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 Nils Johan Olson Blommer

 

 

Blommer Nils Jakob Olsson     Pages: 1

 

(b Blommeröd, Skåne, 12 June 1816; d Rome, 1 Feb 1853).

Swedish painter. After training as an artisan painter, in 1839 he began studying at the art academy in Stockholm of which he quickly became the outstanding student, winning numerous prizes. Having received the academy’s travel scholarship in 1847, he went to Paris via Germany; more important than the period he spent as a student in Léon Cogniet’s atelier was his contact with Moritz von Schwind’s Romantic painting in Germany. This style of painting—full of fairies, nymphs and creatures from nature—particularly appealed to Blommér, who aspired to create an identifiably Nordic art, with subjects drawn from local folktales rather than Classical mythology. Blommér was a member of the artists’ guild in Stockholm, which had first promoted this type of subject-matter in protest at the art academy’s preference for classicism. In Paris Blommér painted Meadow Fairies and Nacken and Agir’s Daughters (1850; both Stockholm, Nmus.). He intended to include them in a series of the Four Seasons that was never completed. Meadow Fairies, representing Spring, shows particularly strongly the influence of Moritz von Schwind, although it has a quiet, melancholy atmosphere characteristic of Blommér; the fairies are also set in a realistic Nordic landscape.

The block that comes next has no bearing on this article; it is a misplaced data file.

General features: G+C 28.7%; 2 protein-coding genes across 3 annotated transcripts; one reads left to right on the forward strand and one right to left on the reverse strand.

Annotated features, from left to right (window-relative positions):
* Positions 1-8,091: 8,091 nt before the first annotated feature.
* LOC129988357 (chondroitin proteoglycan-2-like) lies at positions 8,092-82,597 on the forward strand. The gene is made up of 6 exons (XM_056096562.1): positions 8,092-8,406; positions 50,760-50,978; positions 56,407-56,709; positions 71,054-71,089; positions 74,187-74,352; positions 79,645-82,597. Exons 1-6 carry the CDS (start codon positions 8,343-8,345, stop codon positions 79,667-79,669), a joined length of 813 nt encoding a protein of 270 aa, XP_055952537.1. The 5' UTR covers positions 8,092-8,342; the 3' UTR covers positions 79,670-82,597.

Heimdall returns the necklace Bryfing to Freya

 
 

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